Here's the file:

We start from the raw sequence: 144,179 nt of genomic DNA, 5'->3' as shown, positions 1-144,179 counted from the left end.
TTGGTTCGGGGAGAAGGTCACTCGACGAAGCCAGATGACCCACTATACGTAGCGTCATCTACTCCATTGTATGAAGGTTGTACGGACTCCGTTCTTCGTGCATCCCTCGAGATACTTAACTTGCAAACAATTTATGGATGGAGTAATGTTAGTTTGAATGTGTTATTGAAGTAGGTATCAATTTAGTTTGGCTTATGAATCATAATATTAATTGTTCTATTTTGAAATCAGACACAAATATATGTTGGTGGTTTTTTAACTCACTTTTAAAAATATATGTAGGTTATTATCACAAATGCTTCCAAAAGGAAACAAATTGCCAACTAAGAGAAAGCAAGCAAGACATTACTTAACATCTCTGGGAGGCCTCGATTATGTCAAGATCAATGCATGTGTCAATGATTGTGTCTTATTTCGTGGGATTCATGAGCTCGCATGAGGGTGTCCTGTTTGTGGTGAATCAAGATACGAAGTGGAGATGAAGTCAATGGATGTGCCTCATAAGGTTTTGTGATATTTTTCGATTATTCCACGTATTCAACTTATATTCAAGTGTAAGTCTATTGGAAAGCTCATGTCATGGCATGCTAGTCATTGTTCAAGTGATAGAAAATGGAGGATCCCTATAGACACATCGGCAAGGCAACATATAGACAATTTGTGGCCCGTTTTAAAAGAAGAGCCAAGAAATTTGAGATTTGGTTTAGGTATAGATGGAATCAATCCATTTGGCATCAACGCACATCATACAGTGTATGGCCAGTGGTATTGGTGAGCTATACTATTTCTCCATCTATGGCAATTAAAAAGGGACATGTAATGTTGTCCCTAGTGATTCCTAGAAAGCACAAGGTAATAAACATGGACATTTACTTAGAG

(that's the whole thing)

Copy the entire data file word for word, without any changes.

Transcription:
We start from the raw sequence: 144,179 nt of genomic DNA, 5'->3' as shown, positions 1-144,179 counted from the left end.
TTGGTTCGGGGAGAAGGTCACTCGACGAAGCCAGATGACCCACTATACGTAGCGTCATCTACTCCATTGTATGAAGGTTGTACGGACTCCGTTCTTCGTGCATCCCTCGAGATACTTAACTTGCAAACAATTTATGGATGGAGTAATGTTAGTTTGAATGTGTTATTGAAGTAGGTATCAATTTAGTTTGGCTTATGAATCATAATATTAATTGTTCTATTTTGAAATCAGACACAAATATATGTTGGTGGTTTTTTAACTCACTTTTAAAAATATATGTAGGTTATTATCACAAATGCTTCCAAAAGGAAACAAATTGCCAACTAAGAGAAAGCAAGCAAGACATTACTTAACATCTCTGGGAGGCCTCGATTATGTCAAGATCAATGCATGTGTCAATGATTGTGTCTTATTTCGTGGGATTCATGAGCTCGCATGAGGGTGTCCTGTTTGTGGTGAATCAAGATACGAAGTGGAGATGAAGTCAATGGATGTGCCTCATAAGGTTTTGTGATATTTTTCGATTATTCCACGTATTCAACTTATATTCAAGTGTAAGTCTATTGGAAAGCTCATGTCATGGCATGCTAGTCATTGTTCAAGTGATAGAAAATGGAGGATCCCTATAGACACATCGGCAAGGCAACATATAGACAATTTGTGGCCCGTTTTAAAAGAAGAGCCAAGAAATTTGAGATTTGGTTTAGGTATAGATGGAATCAATCCATTTGGCATCAACGCACATCATACAGTGTATGGCCAGTGGTATTGGTGAGCTATACTATTTCTCCATCTATGGCAATTAAAAAGGGACATGTAATGTTGTCCCTAGTGATTCCTAGAAAGCACAAGGTAATAAACATGGACATTTACTTAGAG